Yesterday I completed a project that I'd been working on all fall. This is the one I mentioned in the previous post.
This line is amazing! I'm so psyched to have completed the first ascent.
The route climbs the North Face of the Devil's Thumb in the Boulder Flatirons. For those of you familiar with the Flatirons, this is the incredible overhanging face that is visible from most places in town. The Devil's Thumb feature protrudes from the ridge at an angle creating a dramatic big overhanging face on the uphill side. The route had been done partially as an aid route many years ago. There was some fixed gear leading to two old 1/4 inch bolts about 2/3 up the wall. Nothing else on this overhang has even been attempted.
The route involves face climbing to a obtuse technical corner with a thin seam. This seam ends at the old aid anchor. From here there is a blank bulging wall that leads to a slightly overhanging headwall. The bulge has one crimp that is used to generate an improbable leftward dyno to a sloper at the top of the bulge. Stuck in an iron cross compression between the sloper and the crimp, I have to swing my feet up high and left to hook a jug that allows me to pull my body farther left to grab better holds. There is a decent rest here and then a final powerful and crimpy boulder problem section. In classic form, the route ends with a mantle onto the slab that leads to the summit of the formation.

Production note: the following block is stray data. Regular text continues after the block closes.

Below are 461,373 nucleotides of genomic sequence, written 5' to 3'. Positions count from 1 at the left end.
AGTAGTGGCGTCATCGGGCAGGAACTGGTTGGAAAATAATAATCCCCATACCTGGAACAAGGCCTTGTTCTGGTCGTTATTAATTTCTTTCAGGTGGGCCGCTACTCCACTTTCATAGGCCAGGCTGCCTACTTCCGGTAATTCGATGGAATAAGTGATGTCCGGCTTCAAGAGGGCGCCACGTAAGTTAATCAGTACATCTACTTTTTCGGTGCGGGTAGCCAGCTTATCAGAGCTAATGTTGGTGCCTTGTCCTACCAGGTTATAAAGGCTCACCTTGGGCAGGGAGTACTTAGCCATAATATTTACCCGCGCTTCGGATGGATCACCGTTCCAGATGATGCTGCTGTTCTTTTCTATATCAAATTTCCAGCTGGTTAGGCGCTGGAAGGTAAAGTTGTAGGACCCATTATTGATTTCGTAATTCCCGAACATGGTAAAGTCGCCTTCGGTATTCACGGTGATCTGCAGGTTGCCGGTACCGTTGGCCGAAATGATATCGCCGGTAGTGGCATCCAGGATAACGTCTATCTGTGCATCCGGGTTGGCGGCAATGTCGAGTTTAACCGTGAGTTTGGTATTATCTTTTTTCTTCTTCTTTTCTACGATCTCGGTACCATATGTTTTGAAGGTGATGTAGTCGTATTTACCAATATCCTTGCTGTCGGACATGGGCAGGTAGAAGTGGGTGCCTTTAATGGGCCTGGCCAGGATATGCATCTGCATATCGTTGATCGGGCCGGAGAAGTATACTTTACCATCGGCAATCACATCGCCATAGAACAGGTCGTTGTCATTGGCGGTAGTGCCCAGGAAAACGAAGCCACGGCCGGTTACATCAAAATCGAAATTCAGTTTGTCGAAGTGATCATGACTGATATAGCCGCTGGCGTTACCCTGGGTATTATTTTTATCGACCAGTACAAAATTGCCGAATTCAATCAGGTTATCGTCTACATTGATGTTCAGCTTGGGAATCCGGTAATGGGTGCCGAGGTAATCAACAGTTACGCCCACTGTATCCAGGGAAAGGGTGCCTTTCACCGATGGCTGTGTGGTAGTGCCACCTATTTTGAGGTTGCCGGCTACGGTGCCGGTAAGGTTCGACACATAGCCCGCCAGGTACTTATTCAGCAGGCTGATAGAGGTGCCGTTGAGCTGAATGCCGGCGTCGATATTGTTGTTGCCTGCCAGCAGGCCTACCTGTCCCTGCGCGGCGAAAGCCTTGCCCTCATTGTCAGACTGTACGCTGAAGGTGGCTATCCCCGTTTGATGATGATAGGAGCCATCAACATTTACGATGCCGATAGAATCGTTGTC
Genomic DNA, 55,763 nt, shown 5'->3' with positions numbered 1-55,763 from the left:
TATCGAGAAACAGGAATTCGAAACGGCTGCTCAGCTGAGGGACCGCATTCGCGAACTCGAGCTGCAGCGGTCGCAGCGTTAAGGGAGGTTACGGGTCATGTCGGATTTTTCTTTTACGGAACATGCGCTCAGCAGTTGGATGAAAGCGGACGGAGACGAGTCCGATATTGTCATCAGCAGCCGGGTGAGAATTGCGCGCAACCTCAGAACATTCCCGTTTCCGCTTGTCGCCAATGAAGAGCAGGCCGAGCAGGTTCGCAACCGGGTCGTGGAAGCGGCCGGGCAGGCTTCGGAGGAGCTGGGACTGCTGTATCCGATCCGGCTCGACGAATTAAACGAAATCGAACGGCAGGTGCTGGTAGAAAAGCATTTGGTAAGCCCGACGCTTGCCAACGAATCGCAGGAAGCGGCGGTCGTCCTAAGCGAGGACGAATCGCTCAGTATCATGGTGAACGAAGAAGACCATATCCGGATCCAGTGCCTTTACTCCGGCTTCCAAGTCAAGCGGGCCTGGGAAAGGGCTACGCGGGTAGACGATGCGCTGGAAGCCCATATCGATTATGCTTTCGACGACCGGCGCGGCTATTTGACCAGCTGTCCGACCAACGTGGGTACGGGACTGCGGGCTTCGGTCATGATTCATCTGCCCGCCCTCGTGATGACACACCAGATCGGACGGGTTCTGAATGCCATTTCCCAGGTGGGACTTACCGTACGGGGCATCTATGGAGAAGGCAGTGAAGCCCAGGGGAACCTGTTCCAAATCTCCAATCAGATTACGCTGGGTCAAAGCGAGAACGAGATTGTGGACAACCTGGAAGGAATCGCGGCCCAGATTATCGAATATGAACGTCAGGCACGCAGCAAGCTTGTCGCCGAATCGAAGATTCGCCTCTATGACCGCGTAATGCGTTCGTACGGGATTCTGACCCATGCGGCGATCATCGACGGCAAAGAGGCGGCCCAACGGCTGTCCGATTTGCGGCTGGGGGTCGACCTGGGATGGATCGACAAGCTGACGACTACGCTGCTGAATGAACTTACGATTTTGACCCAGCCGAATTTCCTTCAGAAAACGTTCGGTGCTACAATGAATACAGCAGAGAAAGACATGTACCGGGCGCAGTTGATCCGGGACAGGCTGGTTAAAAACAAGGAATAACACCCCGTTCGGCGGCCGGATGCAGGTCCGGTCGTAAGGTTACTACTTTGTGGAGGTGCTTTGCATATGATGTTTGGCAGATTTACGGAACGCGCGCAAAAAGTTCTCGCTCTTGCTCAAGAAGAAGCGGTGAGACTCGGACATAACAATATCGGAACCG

Though the route had some fixed gear, I decided to lead it completely on natural protection. This made the route a bit scarier, but also more clean. The first section (up to the end of the aid route) requires some 5.12a R (maybe R/X) climbing in the first 40ft. Then the gear gets better. The route's crux move is well protected by two adjacent pieces. After the crux you get some gear before embarking on the headwall but it's a bit marginal. The final headwall crux (which is about V7) is done with your feet about 5ft above the marginal gear which is about 7ft above the good gear --- definitely a bit scary. Because of the inherent danger, I decided to take a headpointing approach to this route. Prior to my ascent I did it twice on TR and did it in overlapping sections other times. I also had one lead attempt where I fell at the crux because a foot hold crumbled a bit.
I decided to call the route "Cheating Reality" for several reasons. First, I knew that any play on "Devil's Thumb" would inevitably be cheesy. Second, the crux dyno move seems impossible at first and when you finally stick it for the first time, you feel like you've cheated reality. Third, the gear was a bit scary and by not falling on the route, you are cheating reality. And finally because I feel like I have cheated reality by getting to do the first ascent of this amazing feature right outside of Boulder, the climbing capital of the US.